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Hiroshima : Master’s Project, Spring 2010. Kazuo Matsumuro was 32 when she witnessed the Hiroshima bombing 1300 meters from the epicenter. She said that people's skin was falling off and they kept their arms in front of them like zombies to prevent the skin from sticking.

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Presentation Transcript
slide1

Hiroshima:

Master’s Project,

Spring 2010

slide2

Kazuo Matsumuro was 32 when she witnessed the Hiroshima bombing 1300 meters from the epicenter. She said that people's skin was falling off and they kept their arms in front of them like zombies to prevent the skin from sticking.

slide3

“There were the shadowy forms of people, some of whom looked like walking ghosts. Others moved as though in pain, the scarecrows, their arms held out from their bodies with forearms and hands dangling. These people puzzled me until I suddenly realized that they had been burned and were holding their arms out to prevent the painful friction of raw surfaces rubbing together.”

slide6

Hibakusha:

Bomb Affected People

slide7

Hibakusha Testimonies:

Gives a Face to the Tragedy

of the A-Bombings.

Produced by the Hiroshima

Peace Culture Foundation.

Takakura, Hibakusha

Age 20

Kang, Age 26

Numata, Age 22

slide8

Excerpt from Hiroshima Reflection Paper

As an educator writing an historical feature film, I was and I am aware that a movie has the power to shape how students and citizens think about the past.

slide9

Excerpt from Hiroshima Reflection Paper

As Robert Rosenstone has observed:

“It must be clear to even the most academic of historians that the visual media have become (perhaps) the chief conveyor of public history, that for every person who reads a book on an historical topic which a film has been made … many millions of people are likely to encounter that same past on the screen.”

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Excerpt from Hiroshima Reflection Paper

Without sufficient background knowledge and critical viewing skills, “a possible (or probable) outcome is for the filmic account to ‘colonize’ their [students’] thinking about the past – taking up residence in the mind as a kind of literal truth” (VanSledright, 2002).

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Logline:

A Japanese-American spy smuggled into Hiroshima, Japan in 1945 falls in love with a young, wealthy Japanese woman jeopardizing his mission and his life. Their love leads to a chain reaction of events and the decision to drop the first atomic bomb on Hiroshima.

slide13

Focus Group Questions

  • How do you feel about the Hiroshima screenplay and project?
  • What went through your head as you read and/or reviewed

Hiroshima?

  • What struck you most about Hiroshima? (positive or negative)
  • What did you learn by reading and/or reviewing Hiroshima?
  • In your view, did Hiroshima succumb or avoid Presentism?
  • Do you have any additional thoughts or insights?
  • Presentism is “the act of viewing the past through the lens of the present.”
slide14

Summary of Focus Group Findings

  • Hiroshima was authentic, well written and avoided presentism.
  • One or two plot points and three or four uses of dialogue could improve the story even more.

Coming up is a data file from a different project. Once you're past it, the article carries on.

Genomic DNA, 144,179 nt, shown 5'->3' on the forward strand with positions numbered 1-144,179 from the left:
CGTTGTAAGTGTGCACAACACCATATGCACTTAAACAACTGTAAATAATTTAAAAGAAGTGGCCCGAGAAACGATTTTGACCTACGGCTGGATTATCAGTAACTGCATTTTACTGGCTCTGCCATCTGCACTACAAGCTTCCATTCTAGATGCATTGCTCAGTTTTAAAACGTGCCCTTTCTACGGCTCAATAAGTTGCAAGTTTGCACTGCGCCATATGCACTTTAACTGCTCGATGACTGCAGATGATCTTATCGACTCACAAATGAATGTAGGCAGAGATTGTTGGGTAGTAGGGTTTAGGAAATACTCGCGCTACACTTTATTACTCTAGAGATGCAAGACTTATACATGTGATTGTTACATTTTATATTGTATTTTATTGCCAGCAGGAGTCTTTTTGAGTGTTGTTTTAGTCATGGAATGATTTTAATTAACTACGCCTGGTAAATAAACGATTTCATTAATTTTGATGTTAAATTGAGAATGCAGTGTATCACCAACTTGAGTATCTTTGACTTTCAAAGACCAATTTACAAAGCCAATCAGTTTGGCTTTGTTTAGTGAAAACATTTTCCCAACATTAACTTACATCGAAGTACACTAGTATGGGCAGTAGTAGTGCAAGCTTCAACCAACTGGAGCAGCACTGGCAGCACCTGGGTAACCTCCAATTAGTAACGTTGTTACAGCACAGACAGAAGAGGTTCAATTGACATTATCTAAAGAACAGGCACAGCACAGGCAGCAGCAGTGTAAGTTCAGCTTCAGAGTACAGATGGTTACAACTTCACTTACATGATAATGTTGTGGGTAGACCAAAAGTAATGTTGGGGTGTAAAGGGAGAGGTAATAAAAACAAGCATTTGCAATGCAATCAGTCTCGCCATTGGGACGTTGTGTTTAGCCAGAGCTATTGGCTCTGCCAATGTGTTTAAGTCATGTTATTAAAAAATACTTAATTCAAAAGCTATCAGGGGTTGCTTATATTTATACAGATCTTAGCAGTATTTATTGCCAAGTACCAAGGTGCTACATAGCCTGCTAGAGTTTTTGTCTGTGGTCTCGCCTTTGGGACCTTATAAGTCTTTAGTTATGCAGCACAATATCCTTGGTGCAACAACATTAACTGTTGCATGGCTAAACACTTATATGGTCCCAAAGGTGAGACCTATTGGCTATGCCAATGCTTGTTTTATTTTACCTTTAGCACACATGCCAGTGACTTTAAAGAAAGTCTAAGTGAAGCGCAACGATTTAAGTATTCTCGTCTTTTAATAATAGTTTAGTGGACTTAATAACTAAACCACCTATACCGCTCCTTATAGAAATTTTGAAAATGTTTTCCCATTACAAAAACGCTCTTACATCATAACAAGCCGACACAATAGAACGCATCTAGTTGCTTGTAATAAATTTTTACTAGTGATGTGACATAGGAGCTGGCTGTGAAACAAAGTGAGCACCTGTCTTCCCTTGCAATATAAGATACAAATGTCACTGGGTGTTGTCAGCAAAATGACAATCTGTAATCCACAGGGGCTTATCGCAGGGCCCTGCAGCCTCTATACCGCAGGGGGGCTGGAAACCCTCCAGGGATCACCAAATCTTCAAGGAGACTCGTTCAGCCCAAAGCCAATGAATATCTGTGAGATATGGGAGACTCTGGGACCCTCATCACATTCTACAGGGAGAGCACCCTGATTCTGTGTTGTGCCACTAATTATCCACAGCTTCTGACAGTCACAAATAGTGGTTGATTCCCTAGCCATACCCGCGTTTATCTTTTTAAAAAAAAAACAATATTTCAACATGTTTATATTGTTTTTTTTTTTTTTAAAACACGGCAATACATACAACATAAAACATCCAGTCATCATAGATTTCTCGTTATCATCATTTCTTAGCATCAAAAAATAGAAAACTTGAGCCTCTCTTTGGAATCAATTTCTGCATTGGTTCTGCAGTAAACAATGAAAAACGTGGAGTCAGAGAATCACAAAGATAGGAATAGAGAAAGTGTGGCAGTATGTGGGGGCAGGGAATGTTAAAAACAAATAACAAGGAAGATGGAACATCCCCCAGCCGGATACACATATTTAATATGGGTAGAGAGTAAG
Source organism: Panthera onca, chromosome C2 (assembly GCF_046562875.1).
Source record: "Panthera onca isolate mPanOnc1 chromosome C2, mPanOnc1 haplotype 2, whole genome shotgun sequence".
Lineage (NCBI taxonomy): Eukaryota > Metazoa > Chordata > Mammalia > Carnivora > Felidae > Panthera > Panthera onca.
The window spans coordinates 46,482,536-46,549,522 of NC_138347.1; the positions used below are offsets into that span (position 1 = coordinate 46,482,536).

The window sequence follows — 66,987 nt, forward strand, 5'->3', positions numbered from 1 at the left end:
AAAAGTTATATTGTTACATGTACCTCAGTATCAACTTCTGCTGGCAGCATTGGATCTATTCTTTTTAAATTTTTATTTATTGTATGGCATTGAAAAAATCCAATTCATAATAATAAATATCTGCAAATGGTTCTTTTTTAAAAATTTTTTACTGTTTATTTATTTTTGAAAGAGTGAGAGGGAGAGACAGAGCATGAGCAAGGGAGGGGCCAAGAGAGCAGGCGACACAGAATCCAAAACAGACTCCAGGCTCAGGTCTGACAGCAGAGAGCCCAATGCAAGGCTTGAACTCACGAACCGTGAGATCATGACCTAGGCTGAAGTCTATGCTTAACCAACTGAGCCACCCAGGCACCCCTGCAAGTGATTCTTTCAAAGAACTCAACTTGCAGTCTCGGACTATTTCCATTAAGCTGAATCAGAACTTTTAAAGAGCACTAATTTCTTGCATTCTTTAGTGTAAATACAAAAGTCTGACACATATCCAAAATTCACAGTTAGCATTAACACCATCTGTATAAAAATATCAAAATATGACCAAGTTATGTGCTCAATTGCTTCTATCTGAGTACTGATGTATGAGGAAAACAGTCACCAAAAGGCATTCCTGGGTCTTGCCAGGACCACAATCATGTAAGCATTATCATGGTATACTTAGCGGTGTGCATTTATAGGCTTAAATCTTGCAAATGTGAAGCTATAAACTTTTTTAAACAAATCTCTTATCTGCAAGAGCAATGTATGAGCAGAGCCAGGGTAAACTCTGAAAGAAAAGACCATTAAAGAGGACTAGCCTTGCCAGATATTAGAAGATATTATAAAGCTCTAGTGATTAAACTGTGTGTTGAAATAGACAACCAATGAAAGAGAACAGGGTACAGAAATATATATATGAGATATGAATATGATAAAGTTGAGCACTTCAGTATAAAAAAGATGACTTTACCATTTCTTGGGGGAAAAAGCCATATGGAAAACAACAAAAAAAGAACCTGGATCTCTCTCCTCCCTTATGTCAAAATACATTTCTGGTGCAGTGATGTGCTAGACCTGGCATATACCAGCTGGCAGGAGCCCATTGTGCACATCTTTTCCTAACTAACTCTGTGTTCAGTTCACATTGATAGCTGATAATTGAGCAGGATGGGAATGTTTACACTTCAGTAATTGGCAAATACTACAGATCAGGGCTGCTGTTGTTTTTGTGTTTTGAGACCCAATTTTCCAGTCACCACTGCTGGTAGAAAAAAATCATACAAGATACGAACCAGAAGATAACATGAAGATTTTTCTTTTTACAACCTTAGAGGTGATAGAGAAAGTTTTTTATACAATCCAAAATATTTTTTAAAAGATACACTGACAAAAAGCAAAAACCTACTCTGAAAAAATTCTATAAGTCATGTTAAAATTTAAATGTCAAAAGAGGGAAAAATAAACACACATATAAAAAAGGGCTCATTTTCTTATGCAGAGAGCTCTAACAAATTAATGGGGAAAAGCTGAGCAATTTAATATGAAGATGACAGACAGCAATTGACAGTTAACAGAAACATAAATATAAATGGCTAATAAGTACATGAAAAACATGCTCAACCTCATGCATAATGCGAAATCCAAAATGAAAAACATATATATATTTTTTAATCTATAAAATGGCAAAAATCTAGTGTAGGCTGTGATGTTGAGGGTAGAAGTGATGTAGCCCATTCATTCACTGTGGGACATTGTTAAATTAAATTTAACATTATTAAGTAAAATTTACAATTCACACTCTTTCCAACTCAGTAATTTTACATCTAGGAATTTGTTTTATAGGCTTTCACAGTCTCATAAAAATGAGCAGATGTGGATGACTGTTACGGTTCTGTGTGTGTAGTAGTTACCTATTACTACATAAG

• The group agreed that Hiroshima be marketed to independent producers in order to retain the spirit of the project.
slide15

Further Reflections

  • What would be a Japanese audience’s reaction to Hiroshima?
  • The Participants gained new historical knowledge and insights into the dropping of the A-Bomb.
  • One Participant was very disturbed by the torture scenes which prompted me to review their necessity to the story.
  • The Participants did not bring up the issue of English subtitling used when the characters speak in Japanese.
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Future Focus Group Questions

  • What three new historical facts did you learn by reading the screenplay?
  • Whom does the movie want the audience to cheer for or against?
  • What perspectives on the past does the movie encourage the audience to empathize with and why?
  • What moral reactions about the past does the movie aim to evoke, or provoke, in viewers?
  • Why is Hiroshima telling a story in a particular way?
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Hiroshima begins and

Ends with the lanterns honoring

those who died

August 6, 1945

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EXT. POND HIROSHIMA, JAPAN - NIGHT

Hundreds of red, orange and yellow paper lanterns, lit by single candles, float and bob in a well kept pond.

Japanese elders in their eighties and nineties, some with burn scares on their wrinkled faces and some with severe limps, hobble with their families beside the pond.

Children playfully launch paper lanterns.

The sound of a running stream drowns out the gleeful cries of children.

SETSU struggles to write on a piece of rice paper. Her hands have a strong dose of arthritis.

Her twenty-one year old grandson, YOUNG SADAO, walks by her side. His outfit typifies current Japanese pop culture. He holds a red paper lantern.

Setsu hands paper and pen to young Sadao. He positions the lantern on the ponds bank.

SETSU

Please write Sadao Finn.

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YOUNG SADAO

Finn?

Sadao writes Sadao Finn on the rice paper. Setsu sprinkles a few white chrysanthemum petals inside the lantern.

Young Sadao squats down, lights the candle with a butane lighter and with honor and respect launches the lantern into the pond. The current carries it away.

Setsu’s family follows the lantern. Setsu and young Sadao hang back.

SETSU

Out of respect for your grandfather I never told the true story. Now that he has passed away and the times are more forgiving, I can share it. (pause) It was dawn at our mountain home ...

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The

End

Thank You!